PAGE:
23 May 2013

What does conflict of interest really mean?

This is business as usual

But if you wear too many hats

Or if you are both the left and right hand

You're really playing games with public funds

Conflict of interest is very easy to understand, very easy to identify

Here's the egghead definition and its restatement into simple English, courtesy of the Journal of Business Ethics (39:1-2, 67-74). It is:

"...a situation in which a person has a private or personal interest sufficient to influence the objective exercise of his duties as say, a public official, an employee, or a professional.

Simply put, a conflict of interest occurs when your obligations to a party or the greater public could be influenced or compromised by self interest, a prior commitment, competing loyalties, or an inability to be objective."

On the very specific issue of town councils, the Victoria state ombudsman says in its 2008 report "Conflict of interest in local government": 

"Those interests may be pecuniary... or non-pecuniary, such as the interests of the official's family or other close associates, or organisations to which the official belongs."

That is to say, conflict of interests occur when you:
Give contracts to friends, party members, or family members;
Are both the drafter/approver of contracts as well as the bidder for a contract;
Are both an employee of local government as well as a shareholder or director in a company engaged by local government; or
Oversee for the town council the work you carry out for the town council.

To put it even more simply: conflict of interests happen when you wear too many hats; or when you are both the left and the right hand when the key principle in corporate governance is never let the left hand know what the right hand is doing.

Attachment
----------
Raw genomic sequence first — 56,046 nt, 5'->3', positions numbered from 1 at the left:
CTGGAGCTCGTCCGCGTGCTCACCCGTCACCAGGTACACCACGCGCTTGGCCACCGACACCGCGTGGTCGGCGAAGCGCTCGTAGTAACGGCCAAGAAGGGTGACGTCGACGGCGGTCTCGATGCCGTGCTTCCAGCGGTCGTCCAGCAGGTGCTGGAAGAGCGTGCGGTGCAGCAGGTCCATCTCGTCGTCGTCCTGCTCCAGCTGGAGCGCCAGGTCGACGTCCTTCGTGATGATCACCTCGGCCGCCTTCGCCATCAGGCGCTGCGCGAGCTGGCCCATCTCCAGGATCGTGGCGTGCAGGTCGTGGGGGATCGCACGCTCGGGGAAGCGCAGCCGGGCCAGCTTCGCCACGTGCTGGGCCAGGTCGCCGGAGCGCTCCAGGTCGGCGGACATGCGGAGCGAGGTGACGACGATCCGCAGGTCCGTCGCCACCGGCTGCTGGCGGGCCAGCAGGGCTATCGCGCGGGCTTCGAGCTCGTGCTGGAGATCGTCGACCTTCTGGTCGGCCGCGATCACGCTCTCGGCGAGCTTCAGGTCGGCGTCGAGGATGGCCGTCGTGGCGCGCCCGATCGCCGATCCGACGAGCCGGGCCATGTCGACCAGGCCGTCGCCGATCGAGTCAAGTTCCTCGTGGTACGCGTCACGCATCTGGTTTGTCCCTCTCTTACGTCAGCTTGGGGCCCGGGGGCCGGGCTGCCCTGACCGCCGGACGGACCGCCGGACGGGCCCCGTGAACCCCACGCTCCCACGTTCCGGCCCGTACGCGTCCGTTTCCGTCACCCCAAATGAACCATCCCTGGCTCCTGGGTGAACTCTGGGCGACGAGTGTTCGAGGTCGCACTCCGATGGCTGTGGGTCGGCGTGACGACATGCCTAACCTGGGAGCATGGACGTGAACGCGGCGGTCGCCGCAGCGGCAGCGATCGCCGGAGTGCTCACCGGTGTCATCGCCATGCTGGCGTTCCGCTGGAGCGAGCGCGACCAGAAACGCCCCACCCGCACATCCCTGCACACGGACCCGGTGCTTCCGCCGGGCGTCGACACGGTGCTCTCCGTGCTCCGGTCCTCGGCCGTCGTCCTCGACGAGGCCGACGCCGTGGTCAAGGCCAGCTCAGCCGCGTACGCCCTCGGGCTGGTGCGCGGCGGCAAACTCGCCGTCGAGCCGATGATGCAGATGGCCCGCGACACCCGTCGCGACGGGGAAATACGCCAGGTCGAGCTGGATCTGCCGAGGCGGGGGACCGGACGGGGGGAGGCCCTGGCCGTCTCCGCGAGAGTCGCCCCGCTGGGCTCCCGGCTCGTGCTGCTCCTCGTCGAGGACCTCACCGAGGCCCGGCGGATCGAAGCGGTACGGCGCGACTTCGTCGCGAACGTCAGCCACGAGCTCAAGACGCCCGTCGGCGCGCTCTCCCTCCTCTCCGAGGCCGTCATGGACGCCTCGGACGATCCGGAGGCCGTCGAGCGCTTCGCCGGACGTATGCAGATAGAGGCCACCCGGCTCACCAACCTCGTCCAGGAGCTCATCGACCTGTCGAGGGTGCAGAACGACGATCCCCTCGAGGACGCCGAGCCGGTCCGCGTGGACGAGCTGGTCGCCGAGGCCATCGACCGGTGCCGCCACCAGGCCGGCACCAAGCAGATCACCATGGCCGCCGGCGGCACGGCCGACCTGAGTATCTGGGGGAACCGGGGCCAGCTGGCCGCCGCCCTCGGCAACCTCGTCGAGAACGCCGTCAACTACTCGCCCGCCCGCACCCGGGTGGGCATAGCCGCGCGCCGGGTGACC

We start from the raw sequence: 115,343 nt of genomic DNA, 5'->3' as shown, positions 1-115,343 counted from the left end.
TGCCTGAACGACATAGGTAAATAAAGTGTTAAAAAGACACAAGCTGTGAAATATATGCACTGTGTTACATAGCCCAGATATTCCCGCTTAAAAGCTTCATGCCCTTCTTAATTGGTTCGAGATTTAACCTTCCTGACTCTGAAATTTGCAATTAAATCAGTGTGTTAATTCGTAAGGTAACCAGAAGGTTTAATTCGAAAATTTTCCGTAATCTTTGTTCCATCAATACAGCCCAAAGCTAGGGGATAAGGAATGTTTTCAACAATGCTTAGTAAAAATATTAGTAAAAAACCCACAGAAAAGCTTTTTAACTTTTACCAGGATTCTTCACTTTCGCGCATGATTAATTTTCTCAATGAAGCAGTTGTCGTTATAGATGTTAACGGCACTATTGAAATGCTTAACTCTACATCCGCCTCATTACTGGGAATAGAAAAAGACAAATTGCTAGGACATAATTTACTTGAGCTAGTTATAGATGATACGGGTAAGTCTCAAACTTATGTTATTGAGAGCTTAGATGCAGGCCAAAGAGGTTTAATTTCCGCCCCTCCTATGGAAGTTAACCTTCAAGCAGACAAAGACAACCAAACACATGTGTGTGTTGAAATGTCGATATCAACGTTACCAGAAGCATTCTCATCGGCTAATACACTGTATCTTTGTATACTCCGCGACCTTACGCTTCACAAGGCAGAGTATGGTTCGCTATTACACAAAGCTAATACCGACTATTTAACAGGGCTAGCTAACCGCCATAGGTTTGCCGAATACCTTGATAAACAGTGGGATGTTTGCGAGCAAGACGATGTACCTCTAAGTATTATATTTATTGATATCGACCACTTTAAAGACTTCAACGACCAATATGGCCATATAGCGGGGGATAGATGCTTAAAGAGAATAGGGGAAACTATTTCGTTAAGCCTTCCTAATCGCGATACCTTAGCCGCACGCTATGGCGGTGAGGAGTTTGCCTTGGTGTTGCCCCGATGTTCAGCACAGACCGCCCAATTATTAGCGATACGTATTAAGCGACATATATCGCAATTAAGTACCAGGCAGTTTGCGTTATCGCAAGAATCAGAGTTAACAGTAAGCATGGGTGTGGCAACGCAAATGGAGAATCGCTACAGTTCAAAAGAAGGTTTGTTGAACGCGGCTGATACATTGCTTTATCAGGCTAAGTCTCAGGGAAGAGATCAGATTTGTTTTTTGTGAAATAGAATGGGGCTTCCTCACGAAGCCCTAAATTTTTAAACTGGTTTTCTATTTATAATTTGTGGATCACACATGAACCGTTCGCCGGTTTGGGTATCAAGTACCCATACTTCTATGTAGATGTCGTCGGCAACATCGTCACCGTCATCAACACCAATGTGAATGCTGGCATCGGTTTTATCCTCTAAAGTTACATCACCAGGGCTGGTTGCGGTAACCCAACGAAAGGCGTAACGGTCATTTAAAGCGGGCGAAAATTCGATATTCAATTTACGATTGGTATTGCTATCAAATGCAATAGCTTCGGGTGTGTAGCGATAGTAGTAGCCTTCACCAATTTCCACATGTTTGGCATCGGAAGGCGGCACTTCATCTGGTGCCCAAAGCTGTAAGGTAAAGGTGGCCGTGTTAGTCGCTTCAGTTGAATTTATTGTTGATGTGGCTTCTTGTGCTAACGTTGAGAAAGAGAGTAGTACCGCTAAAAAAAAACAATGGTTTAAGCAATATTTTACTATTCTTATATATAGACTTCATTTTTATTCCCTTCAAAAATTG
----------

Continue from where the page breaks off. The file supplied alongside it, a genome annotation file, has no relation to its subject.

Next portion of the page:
To put it for dummies: conflict of interests happen when you're not independent.

So what happens when there is a conflict of interest? The standard advice given in all governance textbooks is to recognise it; disclose it; then remove yourself from the decision making and ideally from the entire discussion.

No exemptions for the PAP and WP; or, a plague on both your houses!

We do not wish to rehash the details of the AIM saga, the FMSS saga, or the Jurong town council saga. But here's what happens when we apply everyday standards of corporate governance, as well as international norms (as represented by the Victoria ombudsman's report on conflict of interest in local government) to Singapore's town councils.

AIM: owned by party members - conflict of interest
FMSS: owned by "friends" and supporters - still conflict of interest

FMSS: directors and shareholders are also employees of town council - conflict of interest

AIM: awarded contract by party member, precisely because he knew AIM was party owned - conflict of interest

Esmaco Town Management Services. GM of town council is MD of company hired as estate manager - conflict of interest!

It does not matter if he was appointed GM after his company got the contract. In corporate management, all we are interested in is whether 1. he reported the conflict of interest and 2. whether he reported the conflict of duty, and 3. whether he has recused himself from evaluation and overseeing the work carried out by Esmaco.

Still more conflict of interest issues in WP's AHTC?

Khaw Boon Wan raised (13 May 2013, Straits Times) and Sylvia Tan acknowledged (14 May 2013, Straits Times) that FMSS is owned and operated by party supporters, not party members.

Leaving aside this very clear-cut textbook conflict of interest, we'd like to ask WP three more questions.

1. Can WP confirm that no party member or their family or associates have ever been awarded a WP town council contract or sub-contract?

2. The shareholders and directors of FMSS are also employees of the town council, who is their client. Leaving aside the conflict of interest, can WP tell us who at the town council then oversees and supervises the work of FMSS?

3. As town council managing agent, has FMSS sub-contracted to any party who has a conflict of interest - i.e. any WP member; relatives of WP members; FMSS shareholders and directors themselves; town council members; relatives or friends of FMSS shareholders and directors; relatives or friends of town council members?

1 comment:

Anonymous said...

Is there a perceived conflict of interest when the wife of the Prime Minister is also appointed the CEO of a company tasked with investing the country's funds?

Is it inmaterial when the Prime Minister says he has nothing to do with it?